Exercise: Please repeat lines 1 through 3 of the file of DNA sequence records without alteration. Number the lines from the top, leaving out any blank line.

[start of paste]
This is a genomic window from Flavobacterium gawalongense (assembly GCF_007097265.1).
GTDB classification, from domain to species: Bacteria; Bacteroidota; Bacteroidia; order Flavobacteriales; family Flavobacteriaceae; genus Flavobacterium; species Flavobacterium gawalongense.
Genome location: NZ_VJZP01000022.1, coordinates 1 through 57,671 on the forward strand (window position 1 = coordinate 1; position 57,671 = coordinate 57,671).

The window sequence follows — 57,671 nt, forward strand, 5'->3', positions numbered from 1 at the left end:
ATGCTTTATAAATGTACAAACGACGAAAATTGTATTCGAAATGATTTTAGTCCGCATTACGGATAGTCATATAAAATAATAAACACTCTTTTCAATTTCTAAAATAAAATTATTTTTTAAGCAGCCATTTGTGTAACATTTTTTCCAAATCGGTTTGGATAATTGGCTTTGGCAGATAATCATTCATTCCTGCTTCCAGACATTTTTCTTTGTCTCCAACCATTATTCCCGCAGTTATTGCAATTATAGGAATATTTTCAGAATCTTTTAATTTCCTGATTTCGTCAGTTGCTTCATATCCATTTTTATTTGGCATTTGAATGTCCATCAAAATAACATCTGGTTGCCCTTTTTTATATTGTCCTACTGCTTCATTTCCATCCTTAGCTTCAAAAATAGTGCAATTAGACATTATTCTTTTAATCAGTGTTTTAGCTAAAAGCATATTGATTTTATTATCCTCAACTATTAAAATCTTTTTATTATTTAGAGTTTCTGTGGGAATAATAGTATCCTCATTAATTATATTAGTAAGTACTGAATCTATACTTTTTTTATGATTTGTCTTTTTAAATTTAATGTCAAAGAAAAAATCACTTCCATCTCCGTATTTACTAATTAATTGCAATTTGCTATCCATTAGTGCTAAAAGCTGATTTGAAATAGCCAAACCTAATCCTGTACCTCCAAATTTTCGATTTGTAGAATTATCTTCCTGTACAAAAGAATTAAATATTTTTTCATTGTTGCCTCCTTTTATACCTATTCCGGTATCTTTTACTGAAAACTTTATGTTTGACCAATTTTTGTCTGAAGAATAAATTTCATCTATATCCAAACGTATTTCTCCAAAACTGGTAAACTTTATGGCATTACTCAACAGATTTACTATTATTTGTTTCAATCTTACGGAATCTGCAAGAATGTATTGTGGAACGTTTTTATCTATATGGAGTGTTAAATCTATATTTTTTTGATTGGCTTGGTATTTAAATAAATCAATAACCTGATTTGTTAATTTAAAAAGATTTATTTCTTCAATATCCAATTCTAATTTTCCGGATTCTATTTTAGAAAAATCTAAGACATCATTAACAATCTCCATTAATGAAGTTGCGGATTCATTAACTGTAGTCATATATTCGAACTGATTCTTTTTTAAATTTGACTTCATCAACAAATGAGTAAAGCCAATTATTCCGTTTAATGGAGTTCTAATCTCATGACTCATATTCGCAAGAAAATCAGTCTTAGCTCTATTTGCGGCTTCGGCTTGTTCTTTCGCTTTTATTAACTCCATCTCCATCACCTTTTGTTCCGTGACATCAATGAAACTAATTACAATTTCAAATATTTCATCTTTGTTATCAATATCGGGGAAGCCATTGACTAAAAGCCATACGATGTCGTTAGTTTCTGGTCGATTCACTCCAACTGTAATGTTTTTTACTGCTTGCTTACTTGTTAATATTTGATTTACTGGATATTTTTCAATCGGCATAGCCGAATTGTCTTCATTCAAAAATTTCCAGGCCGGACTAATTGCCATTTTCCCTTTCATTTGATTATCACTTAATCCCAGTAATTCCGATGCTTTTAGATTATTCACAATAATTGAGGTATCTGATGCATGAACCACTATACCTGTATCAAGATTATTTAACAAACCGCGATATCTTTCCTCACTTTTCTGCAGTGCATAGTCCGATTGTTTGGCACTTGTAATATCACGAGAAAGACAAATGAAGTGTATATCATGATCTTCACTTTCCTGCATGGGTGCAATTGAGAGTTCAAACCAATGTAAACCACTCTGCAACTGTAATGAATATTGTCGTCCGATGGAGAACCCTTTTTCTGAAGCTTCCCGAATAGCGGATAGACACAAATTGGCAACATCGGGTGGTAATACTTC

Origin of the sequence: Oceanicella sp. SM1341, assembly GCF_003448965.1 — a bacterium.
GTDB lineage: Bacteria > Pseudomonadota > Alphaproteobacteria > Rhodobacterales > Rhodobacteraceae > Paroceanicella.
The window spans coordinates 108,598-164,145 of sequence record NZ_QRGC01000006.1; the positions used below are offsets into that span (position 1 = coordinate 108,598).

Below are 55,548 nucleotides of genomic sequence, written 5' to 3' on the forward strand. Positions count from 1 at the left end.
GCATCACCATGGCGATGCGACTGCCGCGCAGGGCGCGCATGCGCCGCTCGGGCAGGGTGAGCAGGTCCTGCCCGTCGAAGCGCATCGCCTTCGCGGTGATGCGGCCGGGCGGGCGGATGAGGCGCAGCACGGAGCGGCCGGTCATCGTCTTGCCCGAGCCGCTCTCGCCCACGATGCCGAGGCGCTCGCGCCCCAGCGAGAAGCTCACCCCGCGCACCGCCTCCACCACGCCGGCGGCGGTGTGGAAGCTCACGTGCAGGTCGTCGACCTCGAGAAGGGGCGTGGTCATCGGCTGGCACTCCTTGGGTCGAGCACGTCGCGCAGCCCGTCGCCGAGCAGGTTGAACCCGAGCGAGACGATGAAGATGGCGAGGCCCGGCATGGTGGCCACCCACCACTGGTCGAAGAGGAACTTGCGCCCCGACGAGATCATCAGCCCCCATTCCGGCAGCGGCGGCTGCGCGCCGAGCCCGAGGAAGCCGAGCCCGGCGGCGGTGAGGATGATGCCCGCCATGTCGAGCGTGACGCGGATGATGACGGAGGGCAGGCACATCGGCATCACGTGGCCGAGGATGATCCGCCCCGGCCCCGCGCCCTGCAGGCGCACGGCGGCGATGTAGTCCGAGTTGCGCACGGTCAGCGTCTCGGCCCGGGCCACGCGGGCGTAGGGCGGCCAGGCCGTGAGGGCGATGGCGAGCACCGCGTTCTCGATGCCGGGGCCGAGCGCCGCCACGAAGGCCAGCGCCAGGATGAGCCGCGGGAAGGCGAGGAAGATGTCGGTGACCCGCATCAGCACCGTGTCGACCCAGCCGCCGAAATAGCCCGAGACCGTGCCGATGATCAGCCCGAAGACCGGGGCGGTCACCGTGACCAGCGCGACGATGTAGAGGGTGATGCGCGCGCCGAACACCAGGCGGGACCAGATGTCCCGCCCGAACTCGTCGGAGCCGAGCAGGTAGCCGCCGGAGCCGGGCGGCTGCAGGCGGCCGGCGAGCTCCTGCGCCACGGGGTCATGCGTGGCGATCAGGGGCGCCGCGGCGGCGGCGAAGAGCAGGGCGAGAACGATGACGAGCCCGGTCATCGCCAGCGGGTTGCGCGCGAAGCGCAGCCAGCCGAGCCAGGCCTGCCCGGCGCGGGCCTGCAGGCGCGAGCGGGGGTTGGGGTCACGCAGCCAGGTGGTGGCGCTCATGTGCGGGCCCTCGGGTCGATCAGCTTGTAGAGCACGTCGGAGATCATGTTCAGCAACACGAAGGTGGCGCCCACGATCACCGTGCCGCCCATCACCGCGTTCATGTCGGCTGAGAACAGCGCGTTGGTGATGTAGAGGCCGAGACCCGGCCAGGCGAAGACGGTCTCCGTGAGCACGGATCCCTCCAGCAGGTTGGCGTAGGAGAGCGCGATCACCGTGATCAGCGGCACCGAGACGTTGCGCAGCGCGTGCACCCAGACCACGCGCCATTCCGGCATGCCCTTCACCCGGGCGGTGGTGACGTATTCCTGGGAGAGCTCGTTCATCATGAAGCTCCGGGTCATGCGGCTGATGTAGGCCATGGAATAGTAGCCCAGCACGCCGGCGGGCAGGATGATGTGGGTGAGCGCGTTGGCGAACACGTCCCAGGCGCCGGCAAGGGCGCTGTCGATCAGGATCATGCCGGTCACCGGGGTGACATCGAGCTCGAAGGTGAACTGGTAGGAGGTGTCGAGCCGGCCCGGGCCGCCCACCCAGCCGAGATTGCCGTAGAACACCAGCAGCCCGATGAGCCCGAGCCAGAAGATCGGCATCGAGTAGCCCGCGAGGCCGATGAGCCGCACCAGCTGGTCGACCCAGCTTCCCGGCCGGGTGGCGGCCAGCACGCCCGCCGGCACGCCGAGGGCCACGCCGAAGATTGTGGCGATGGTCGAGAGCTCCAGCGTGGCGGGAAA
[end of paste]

This is a genomic window from Flavobacterium gawalongense (assembly GCF_007097265.1).
GTDB classification, from domain to species: Bacteria; Bacteroidota; Bacteroidia; order Flavobacteriales; family Flavobacteriaceae; genus Flavobacterium; species Flavobacterium gawalongense.
Genome location: NZ_VJZP01000022.1, coordinates 1 through 57,671 on the forward strand (window position 1 = coordinate 1; position 57,671 = coordinate 57,671).